On Friday 25 November, the President of the Malian transition, Colonel Assimi Goïta, received in audience the Moroccan Minister of National Education, Chakib Benmoussa, at the Presidential Palace in Koulouba. At the end of the meeting, Mr Benmoussa told the media professionals that he was the bearer of a message from His Majesty King Mohammed VI to the President of the transition in Mali. It is a “message of brotherhood and friendship from His Majesty King Mohammed VI”, he said.
According to his statements, the Moroccan sovereign Mohammed VI is willing to further strengthen the cooperation between his country Morocco and Mali of Assimi Goïta. This is true in the cultural, economic, military and security fields. “His Majesty King Mohammed VI is willing to further strengthen the cooperation between the two countries in the cultural, economic, military and security fields to contribute to the stability of the region,” said Moroccan Minister of National Education Chakib Benmoussa.
The Moroccan envoy also reassured “the Malian authorities of the will of His Majesty King Mohammed VI to develop the historical and special relations between the two countries.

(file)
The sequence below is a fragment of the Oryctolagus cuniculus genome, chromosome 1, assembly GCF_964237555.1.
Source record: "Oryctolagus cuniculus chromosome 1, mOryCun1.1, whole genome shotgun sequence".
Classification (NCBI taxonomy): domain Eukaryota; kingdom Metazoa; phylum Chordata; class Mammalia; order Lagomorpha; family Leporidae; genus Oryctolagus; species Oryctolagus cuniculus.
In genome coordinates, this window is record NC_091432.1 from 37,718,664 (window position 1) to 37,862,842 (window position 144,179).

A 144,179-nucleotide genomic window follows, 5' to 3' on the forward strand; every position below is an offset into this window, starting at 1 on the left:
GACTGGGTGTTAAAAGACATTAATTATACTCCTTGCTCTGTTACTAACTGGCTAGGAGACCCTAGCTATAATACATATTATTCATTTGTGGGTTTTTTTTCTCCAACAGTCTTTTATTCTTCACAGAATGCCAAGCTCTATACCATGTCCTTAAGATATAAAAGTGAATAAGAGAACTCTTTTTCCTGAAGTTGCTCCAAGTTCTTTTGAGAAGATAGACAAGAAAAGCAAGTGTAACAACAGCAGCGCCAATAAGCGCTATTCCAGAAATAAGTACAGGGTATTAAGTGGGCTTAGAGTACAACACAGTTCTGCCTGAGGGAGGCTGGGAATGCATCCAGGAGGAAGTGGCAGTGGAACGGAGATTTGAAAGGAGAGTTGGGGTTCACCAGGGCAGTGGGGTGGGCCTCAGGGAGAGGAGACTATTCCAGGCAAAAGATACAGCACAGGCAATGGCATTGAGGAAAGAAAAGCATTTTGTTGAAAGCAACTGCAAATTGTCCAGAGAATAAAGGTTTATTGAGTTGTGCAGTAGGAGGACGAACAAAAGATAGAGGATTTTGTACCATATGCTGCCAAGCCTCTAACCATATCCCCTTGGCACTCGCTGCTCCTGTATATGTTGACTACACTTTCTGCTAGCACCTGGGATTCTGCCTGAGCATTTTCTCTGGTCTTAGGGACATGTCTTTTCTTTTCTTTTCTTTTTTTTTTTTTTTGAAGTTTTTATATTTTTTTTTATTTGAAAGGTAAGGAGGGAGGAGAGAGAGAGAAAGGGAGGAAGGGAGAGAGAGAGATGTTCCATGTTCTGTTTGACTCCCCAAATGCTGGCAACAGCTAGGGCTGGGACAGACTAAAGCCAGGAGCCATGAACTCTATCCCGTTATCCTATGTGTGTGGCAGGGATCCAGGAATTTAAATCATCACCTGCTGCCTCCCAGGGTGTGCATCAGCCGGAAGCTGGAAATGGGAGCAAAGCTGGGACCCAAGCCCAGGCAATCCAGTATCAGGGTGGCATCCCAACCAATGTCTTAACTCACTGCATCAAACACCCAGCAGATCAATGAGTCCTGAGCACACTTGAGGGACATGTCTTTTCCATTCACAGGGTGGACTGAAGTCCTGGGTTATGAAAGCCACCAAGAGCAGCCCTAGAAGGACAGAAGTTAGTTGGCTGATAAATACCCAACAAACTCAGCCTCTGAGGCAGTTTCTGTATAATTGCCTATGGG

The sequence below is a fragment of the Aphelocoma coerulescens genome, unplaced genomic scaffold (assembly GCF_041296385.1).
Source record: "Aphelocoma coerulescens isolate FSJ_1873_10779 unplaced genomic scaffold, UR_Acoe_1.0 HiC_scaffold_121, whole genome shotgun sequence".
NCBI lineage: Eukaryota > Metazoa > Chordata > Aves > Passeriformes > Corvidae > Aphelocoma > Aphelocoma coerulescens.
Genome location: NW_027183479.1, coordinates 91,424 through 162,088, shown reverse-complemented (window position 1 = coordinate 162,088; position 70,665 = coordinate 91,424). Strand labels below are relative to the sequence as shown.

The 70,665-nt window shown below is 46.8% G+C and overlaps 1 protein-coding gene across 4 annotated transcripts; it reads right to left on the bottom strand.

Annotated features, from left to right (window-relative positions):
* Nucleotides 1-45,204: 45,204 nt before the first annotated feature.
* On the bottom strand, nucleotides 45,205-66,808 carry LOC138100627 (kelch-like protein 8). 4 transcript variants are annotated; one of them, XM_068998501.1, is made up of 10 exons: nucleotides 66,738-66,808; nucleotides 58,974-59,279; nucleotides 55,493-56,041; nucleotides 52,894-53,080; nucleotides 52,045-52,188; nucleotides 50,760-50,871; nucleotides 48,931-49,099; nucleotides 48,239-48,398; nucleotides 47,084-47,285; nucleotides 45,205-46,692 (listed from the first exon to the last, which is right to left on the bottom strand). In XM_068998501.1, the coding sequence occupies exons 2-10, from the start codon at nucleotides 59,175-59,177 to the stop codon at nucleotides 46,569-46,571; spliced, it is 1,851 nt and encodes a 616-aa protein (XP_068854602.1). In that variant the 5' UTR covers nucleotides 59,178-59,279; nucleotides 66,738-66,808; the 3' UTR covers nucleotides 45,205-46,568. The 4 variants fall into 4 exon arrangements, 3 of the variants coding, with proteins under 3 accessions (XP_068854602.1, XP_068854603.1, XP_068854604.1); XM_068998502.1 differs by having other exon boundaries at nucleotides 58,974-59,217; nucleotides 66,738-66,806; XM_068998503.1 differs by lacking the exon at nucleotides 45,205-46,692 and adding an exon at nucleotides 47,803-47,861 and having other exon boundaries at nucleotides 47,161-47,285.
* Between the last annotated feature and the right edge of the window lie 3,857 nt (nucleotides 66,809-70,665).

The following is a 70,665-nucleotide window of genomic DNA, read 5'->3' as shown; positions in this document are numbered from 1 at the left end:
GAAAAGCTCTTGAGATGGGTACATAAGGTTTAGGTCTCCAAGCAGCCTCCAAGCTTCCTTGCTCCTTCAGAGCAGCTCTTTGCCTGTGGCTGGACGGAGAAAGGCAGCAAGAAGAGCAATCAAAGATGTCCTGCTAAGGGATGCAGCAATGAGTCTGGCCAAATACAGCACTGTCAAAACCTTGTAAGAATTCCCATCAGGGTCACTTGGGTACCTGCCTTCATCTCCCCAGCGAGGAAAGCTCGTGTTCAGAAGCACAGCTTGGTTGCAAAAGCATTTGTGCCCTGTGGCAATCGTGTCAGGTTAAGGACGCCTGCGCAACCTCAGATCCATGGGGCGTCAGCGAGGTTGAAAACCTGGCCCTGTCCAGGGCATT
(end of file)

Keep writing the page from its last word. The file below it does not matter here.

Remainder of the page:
This initiative to strengthen the cooperation comes as an oxygen for the Malian junta. For some months now, Assimi Goïta’s country seems to want to go it alone: withdrawal from the G5 Sahel, no more Barkhane force, dismissal of the French army. Not to mention that the Ivorian and German forces will soon be packing up from the country, on the orders of their governments. The ruling military junta has also decided to put an end to the activities of all French NGOs and those receiving support from Paris on Malian territory. This was in response to the decision by Paris to suspend French official development assistance to Mali. Given the current situation, it can be said that Bamako is becoming more isolated.
It is to be hoped that this desire to strengthen cooperation with Morocco will be fruitful, especially in terms of security, in order to truly curb the terrorist threat in Bamako, for the benefit of the poor population.